Tears: The Nicholas Sparks Phenomenon

Awhile ago Jana and I had this idea: let’s go see the new Nicholas Sparks movie at the theater. (I’ll confess, it was my idea. I thought it would be hilarious.)

So I filled up a water bottle with gin and tea (because you never should suggest seeing a Sparks movie sober) and we went to the theater to watch The Longest Ride because we all know that I have a little crush on Clint Eastwood’s kid and honestly, you start to think “how bad could it be?”

I mean, how bad of an actor could he be?? Also, sometimes, who cares?
I mean, how bad of an actor could he be?? Also, sometimes, who cares?

And we were right! Because that was the best time I’ve ever had in a movie. By the time we left the water bottle was empty and I was crying real tears. But let’s not get ahead of ourselves.

The movie is about a bull rider and an art major who improbably fall in love in the present day and about a couple in the 50s who struggle with the very real pain of infertility. And I know what you’re thinking, I can see the parallels already. Totally.

From the first scene Jana and I were hysterical with laughter. The opening, first introduction to the movie scene is a crotch shot. I mean, sure, “it’s about the championship belt buckle he’s wearing”, okay, but come on, it’s a romance, it’s really just a crotch shot. It was really downhill from there as we tried to discreetly make jokes through our laughter.

When you’re primed to view a movie as a comedy there’s very little that can change your mind. But there were still low points in the movie that sobered us.

  • Gratuitous butt shot of Eastwood (the younger one). Because that’s what a sensitive, thoughtful plot line needs. Butts.
  • Looking around the theater and realizing everyone is crying real tears of sadness and wondering if someone removed your sensitivity gland. Or if maybe you weren’t born with one to begin with (I didn’t cry the first time I watched A Walk to Remember OR The Notebook. Clearly there is something wrong).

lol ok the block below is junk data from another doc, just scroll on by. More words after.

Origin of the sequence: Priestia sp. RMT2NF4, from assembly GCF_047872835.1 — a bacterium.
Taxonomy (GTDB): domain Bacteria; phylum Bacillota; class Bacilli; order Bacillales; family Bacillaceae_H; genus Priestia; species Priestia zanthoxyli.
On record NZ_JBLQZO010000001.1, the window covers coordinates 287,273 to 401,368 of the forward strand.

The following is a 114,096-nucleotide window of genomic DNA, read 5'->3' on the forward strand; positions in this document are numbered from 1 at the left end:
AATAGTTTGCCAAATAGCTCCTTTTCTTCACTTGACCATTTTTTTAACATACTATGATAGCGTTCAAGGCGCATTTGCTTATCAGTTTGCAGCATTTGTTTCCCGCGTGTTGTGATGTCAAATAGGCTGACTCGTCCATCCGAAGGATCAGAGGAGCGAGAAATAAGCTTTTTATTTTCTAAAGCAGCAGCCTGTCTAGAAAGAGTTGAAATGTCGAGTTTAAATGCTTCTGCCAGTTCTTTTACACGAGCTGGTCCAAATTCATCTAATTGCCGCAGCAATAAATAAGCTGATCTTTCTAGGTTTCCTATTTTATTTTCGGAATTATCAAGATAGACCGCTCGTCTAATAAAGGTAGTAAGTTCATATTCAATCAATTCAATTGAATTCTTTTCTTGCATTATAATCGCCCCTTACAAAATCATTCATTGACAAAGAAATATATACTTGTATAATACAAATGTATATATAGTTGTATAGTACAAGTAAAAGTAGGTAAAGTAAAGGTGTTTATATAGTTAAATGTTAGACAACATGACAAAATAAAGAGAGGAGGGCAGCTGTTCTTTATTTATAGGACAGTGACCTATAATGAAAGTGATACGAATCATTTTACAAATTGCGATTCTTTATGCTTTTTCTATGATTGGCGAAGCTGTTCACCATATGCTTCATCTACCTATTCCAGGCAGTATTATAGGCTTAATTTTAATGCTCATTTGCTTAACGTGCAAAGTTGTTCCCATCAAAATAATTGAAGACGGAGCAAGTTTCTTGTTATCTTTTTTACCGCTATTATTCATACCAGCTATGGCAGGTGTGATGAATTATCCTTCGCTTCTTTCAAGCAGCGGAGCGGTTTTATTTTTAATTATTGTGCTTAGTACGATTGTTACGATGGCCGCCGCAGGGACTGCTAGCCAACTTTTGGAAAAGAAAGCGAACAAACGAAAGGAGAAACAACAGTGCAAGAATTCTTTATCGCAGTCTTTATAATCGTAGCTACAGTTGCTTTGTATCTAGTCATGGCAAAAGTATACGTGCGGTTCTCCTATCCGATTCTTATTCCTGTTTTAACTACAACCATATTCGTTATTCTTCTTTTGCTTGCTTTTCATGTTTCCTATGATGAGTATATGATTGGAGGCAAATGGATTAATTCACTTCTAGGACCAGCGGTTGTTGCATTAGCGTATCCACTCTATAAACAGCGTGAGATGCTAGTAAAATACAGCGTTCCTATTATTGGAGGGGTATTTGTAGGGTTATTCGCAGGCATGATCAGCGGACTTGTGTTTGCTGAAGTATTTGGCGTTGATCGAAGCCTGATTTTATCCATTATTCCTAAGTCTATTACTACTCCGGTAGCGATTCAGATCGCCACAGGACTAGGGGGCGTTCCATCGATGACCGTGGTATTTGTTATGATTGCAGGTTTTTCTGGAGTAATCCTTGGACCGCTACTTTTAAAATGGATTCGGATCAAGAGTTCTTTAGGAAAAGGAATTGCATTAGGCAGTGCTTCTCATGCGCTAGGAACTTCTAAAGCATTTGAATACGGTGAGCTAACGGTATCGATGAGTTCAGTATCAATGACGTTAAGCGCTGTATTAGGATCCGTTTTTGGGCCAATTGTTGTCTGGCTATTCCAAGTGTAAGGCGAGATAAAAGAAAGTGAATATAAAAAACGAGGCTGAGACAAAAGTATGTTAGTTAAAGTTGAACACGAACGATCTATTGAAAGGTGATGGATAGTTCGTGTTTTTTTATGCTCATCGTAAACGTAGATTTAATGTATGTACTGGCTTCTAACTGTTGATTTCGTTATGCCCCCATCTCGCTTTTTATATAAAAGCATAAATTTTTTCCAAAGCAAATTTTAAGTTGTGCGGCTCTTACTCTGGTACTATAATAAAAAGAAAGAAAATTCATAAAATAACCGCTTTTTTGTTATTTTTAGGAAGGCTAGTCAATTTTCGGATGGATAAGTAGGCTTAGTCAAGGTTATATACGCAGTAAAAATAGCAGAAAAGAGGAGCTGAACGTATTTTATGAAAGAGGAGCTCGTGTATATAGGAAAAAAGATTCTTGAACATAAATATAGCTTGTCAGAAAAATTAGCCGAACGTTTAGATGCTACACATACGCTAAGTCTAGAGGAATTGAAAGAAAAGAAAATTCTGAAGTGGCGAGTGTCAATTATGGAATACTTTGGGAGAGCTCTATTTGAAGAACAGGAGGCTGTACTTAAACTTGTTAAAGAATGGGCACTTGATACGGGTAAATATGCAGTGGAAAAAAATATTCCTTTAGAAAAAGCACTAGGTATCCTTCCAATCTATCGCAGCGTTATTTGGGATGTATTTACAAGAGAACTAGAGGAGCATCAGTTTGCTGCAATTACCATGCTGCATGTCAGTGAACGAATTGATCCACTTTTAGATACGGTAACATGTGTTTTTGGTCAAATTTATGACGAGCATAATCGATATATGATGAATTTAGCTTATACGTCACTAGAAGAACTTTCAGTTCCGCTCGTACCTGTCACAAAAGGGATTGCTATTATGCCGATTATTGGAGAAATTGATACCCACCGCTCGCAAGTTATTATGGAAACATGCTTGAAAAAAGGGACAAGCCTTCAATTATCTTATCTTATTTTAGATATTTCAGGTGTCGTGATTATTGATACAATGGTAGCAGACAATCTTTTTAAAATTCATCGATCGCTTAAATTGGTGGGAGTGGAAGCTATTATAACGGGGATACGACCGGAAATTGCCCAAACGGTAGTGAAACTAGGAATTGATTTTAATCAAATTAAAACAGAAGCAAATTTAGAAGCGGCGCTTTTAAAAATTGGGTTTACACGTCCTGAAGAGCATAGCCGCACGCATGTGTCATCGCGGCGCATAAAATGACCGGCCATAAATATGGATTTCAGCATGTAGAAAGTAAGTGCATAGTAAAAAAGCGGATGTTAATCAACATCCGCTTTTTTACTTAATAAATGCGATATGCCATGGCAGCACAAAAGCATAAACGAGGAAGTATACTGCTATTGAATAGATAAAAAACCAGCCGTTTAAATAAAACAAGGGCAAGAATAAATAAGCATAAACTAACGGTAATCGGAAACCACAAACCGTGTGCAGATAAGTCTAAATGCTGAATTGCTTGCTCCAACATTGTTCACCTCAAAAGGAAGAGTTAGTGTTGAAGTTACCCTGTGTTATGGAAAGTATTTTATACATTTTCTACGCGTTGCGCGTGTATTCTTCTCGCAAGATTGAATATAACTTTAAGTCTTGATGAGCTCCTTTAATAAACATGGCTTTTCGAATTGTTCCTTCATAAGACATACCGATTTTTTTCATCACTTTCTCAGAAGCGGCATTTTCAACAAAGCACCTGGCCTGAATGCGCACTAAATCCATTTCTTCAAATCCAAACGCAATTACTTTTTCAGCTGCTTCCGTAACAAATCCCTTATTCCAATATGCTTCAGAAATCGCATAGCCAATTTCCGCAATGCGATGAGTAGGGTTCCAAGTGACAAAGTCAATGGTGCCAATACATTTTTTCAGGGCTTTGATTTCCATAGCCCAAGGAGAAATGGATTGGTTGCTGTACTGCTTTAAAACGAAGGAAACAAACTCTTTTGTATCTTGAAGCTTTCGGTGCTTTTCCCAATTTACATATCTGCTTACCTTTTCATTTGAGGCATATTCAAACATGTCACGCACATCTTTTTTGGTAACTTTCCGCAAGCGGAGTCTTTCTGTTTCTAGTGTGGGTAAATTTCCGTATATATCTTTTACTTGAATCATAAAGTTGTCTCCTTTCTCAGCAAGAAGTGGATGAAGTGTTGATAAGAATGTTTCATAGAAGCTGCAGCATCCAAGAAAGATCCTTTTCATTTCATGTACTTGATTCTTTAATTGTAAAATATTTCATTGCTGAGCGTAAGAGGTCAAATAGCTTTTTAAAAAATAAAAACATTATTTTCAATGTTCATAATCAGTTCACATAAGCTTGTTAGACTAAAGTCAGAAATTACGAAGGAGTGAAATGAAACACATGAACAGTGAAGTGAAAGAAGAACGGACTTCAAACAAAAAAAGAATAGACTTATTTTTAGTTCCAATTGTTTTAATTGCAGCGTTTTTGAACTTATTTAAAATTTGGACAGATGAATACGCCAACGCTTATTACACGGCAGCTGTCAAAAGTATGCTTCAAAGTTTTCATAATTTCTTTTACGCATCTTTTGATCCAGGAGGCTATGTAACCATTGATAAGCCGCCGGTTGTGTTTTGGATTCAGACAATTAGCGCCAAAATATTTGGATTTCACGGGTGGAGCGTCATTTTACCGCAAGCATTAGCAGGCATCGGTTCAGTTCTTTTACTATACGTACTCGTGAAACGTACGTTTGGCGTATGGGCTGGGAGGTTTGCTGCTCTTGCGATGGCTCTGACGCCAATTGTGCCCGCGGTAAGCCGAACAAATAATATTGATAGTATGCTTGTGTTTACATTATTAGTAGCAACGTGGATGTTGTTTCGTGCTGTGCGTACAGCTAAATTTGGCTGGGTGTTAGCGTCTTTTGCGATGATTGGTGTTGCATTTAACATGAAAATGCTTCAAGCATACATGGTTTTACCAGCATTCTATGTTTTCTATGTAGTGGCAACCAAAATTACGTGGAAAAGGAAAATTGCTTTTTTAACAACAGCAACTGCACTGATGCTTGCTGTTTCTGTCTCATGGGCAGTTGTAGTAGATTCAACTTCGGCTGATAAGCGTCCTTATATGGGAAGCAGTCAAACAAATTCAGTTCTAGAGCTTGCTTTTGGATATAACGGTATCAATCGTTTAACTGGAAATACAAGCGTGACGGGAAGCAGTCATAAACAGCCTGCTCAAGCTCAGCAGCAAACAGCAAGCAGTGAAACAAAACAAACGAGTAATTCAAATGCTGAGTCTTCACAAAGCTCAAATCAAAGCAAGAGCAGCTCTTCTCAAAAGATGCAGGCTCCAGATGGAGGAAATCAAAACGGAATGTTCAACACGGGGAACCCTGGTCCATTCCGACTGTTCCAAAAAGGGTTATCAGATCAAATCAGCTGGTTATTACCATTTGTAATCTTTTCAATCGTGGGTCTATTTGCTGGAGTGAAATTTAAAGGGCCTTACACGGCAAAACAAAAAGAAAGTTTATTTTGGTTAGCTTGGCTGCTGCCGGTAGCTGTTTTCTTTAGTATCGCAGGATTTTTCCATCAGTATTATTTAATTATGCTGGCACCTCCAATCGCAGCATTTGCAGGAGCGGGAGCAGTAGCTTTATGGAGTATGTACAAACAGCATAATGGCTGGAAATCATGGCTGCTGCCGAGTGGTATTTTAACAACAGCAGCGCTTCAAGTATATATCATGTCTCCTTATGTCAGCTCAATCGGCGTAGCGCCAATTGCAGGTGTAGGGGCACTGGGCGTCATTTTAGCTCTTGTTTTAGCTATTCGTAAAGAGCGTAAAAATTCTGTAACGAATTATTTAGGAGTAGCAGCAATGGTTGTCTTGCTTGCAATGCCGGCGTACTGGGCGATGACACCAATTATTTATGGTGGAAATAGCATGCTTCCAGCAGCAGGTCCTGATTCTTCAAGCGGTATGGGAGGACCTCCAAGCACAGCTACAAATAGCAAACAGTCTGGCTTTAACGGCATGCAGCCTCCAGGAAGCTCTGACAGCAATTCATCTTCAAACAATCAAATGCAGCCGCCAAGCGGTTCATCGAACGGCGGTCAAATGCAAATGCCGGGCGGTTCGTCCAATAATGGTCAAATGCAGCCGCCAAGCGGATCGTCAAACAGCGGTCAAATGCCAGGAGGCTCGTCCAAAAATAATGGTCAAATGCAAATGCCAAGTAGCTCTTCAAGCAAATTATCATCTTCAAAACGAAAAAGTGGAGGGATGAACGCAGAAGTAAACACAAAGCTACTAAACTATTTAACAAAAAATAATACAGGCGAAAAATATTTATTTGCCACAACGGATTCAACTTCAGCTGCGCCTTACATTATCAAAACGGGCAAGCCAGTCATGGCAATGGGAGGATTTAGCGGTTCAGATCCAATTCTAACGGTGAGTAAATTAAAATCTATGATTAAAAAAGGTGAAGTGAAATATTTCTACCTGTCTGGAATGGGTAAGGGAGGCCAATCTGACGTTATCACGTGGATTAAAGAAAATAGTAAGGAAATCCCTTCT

• Finishing the contents of the water bottle and realizing with sinking dread that the movie is definitely not over.

But I digress. You wanted to know about the plot or whatever.

You discover in the movie that our young bull rider is apparently one concussion away from brain dead and suffered a serious fall the previous year that left him in a coma for eight days. This is a pretty serious matter despite the fact that I couldn’t take anything in this movie seriously.

Which is unfortunate, because the 1950s’ story line is so good, so painfully real that I would have gladly watched, for what seems like the first time, a movie that seems to accurately describe the painful realities in store for those people who want a family desperately and can’t have one.

But no, concussed bull rider and his art majoring love interest keep popping in. I keep bringing up the art major because it’s a plot point. Perhaps the one time majoring in art has come in handy (hah! jokes!).

As the movie ends our art major turns to our bull rider and says “what took you so long?”, because it’s never too early to start nagging someone in a relationship, and Jana leaned over and says, “Well he had brain damage!”

And I laughed so hard I cried. And that is the story of the first and only time I’ve cried in the theater during a Nicholas Sparks movie.

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